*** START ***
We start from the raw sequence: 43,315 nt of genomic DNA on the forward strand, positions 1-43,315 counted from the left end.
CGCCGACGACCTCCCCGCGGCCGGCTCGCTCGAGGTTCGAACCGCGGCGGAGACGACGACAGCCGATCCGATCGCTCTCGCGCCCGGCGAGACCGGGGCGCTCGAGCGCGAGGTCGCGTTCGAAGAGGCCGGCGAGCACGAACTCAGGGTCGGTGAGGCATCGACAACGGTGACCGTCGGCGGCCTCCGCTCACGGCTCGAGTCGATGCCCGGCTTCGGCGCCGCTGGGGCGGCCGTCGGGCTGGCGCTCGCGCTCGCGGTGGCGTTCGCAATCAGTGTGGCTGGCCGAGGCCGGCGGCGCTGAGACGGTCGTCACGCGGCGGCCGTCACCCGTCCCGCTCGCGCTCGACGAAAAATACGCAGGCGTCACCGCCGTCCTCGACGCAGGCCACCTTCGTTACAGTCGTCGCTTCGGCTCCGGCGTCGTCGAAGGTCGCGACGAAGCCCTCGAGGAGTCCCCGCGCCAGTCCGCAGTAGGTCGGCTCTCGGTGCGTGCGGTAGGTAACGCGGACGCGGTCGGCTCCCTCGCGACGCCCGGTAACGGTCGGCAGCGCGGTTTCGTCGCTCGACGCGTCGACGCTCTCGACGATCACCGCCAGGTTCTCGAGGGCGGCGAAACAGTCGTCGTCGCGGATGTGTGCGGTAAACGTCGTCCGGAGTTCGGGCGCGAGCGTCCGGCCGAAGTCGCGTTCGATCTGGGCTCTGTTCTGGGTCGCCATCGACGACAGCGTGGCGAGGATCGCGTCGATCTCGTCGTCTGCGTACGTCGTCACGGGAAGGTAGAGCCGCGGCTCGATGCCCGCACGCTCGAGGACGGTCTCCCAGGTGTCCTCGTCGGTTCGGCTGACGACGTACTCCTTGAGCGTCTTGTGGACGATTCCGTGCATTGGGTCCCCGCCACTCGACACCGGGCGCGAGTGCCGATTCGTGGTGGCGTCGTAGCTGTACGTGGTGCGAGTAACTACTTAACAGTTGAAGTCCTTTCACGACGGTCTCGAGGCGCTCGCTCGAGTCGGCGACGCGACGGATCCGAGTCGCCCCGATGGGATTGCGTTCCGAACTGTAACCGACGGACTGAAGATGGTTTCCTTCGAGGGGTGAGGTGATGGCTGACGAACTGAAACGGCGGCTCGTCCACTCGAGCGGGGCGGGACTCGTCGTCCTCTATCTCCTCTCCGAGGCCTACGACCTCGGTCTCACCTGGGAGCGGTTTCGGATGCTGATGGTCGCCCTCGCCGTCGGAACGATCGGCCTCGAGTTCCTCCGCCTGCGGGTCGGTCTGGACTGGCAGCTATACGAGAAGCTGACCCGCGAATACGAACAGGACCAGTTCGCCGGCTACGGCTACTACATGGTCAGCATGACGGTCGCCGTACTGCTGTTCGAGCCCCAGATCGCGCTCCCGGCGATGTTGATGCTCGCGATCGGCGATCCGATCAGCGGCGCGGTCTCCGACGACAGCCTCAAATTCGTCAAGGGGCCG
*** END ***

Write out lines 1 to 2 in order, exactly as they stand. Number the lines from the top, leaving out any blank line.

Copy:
We start from the raw sequence: 43,315 nt of genomic DNA on the forward strand, positions 1-43,315 counted from the left end.
CGCCGACGACCTCCCCGCGGCCGGCTCGCTCGAGGTTCGAACCGCGGCGGAGACGACGACAGCCGATCCGATCGCTCTCGCGCCCGGCGAGACCGGGGCGCTCGAGCGCGAGGTCGCGTTCGAAGAGGCCGGCGAGCACGAACTCAGGGTCGGTGAGGCATCGACAACGGTGACCGTCGGCGGCCTCCGCTCACGGCTCGAGTCGATGCCCGGCTTCGGCGCCGCTGGGGCGGCCGTCGGGCTGGCGCTCGCGCTCGCGGTGGCGTTCGCAATCAGTGTGGCTGGCCGAGGCCGGCGGCGCTGAGACGGTCGTCACGCGGCGGCCGTCACCCGTCCCGCTCGCGCTCGACGAAAAATACGCAGGCGTCACCGCCGTCCTCGACGCAGGCCACCTTCGTTACAGTCGTCGCTTCGGCTCCGGCGTCGTCGAAGGTCGCGACGAAGCCCTCGAGGAGTCCCCGCGCCAGTCCGCAGTAGGTCGGCTCTCGGTGCGTGCGGTAGGTAACGCGGACGCGGTCGGCTCCCTCGCGACGCCCGGTAACGGTCGGCAGCGCGGTTTCGTCGCTCGACGCGTCGACGCTCTCGACGATCACCGCCAGGTTCTCGAGGGCGGCGAAACAGTCGTCGTCGCGGATGTGTGCGGTAAACGTCGTCCGGAGTTCGGGCGCGAGCGTCCGGCCGAAGTCGCGTTCGATCTGGGCTCTGTTCTGGGTCGCCATCGACGACAGCGTGGCGAGGATCGCGTCGATCTCGTCGTCTGCGTACGTCGTCACGGGAAGGTAGAGCCGCGGCTCGATGCCCGCACGCTCGAGGACGGTCTCCCAGGTGTCCTCGTCGGTTCGGCTGACGACGTACTCCTTGAGCGTCTTGTGGACGATTCCGTGCATTGGGTCCCCGCCACTCGACACCGGGCGCGAGTGCCGATTCGTGGTGGCGTCGTAGCTGTACGTGGTGCGAGTAACTACTTAACAGTTGAAGTCCTTTCACGACGGTCTCGAGGCGCTCGCTCGAGTCGGCGACGCGACGGATCCGAGTCGCCCCGATGGGATTGCGTTCCGAACTGTAACCGACGGACTGAAGATGGTTTCCTTCGAGGGGTGAGGTGATGGCTGACGAACTGAAACGGCGGCTCGTCCACTCGAGCGGGGCGGGACTCGTCGTCCTCTATCTCCTCTCCGAGGCCTACGACCTCGGTCTCACCTGGGAGCGGTTTCGGATGCTGATGGTCGCCCTCGCCGTCGGAACGATCGGCCTCGAGTTCCTCCGCCTGCGGGTCGGTCTGGACTGGCAGCTATACGAGAAGCTGACCCGCGAATACGAACAGGACCAGTTCGCCGGCTACGGCTACTACATGGTCAGCATGACGGTCGCCGTACTGCTGTTCGAGCCCCAGATCGCGCTCCCGGCGATGTTGATGCTCGCGATCGGCGATCCGATCAGCGGCGCGGTCTCCGACGACAGCCTCAAATTCGTCAAGGGGCCG